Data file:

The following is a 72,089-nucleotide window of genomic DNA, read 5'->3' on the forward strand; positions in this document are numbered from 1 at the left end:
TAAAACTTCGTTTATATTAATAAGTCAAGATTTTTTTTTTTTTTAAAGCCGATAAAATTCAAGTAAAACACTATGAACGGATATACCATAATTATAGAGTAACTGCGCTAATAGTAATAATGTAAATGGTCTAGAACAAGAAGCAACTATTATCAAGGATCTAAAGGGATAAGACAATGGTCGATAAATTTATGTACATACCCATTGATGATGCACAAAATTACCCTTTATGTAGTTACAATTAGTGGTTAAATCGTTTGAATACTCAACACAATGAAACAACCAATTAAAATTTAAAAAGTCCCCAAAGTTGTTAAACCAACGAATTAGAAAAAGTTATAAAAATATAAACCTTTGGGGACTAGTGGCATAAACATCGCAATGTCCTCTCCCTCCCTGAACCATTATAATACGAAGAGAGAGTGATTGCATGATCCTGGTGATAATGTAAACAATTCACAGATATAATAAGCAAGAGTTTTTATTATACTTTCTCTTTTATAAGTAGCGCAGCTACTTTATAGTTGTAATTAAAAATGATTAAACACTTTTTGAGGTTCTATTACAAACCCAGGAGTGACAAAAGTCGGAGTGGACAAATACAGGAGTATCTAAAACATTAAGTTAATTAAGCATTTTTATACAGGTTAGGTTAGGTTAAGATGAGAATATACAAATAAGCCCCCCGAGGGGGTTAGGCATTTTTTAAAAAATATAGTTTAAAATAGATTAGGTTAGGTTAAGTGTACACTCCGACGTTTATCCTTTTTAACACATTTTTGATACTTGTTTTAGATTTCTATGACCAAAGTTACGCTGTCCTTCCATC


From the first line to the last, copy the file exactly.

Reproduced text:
The following is a 72,089-nucleotide window of genomic DNA, read 5'->3' on the forward strand; positions in this document are numbered from 1 at the left end:
TAAAACTTCGTTTATATTAATAAGTCAAGATTTTTTTTTTTTTTAAAGCCGATAAAATTCAAGTAAAACACTATGAACGGATATACCATAATTATAGAGTAACTGCGCTAATAGTAATAATGTAAATGGTCTAGAACAAGAAGCAACTATTATCAAGGATCTAAAGGGATAAGACAATGGTCGATAAATTTATGTACATACCCATTGATGATGCACAAAATTACCCTTTATGTAGTTACAATTAGTGGTTAAATCGTTTGAATACTCAACACAATGAAACAACCAATTAAAATTTAAAAAGTCCCCAAAGTTGTTAAACCAACGAATTAGAAAAAGTTATAAAAATATAAACCTTTGGGGACTAGTGGCATAAACATCGCAATGTCCTCTCCCTCCCTGAACCATTATAATACGAAGAGAGAGTGATTGCATGATCCTGGTGATAATGTAAACAATTCACAGATATAATAAGCAAGAGTTTTTATTATACTTTCTCTTTTATAAGTAGCGCAGCTACTTTATAGTTGTAATTAAAAATGATTAAACACTTTTTGAGGTTCTATTACAAACCCAGGAGTGACAAAAGTCGGAGTGGACAAATACAGGAGTATCTAAAACATTAAGTTAATTAAGCATTTTTATACAGGTTAGGTTAGGTTAAGATGAGAATATACAAATAAGCCCCCCGAGGGGGTTAGGCATTTTTTAAAAAATATAGTTTAAAATAGATTAGGTTAGGTTAAGTGTACACTCCGACGTTTATCCTTTTTAACACATTTTTGATACTTGTTTTAGATTTCTATGACCAAAGTTACGCTGTCCTTCCATC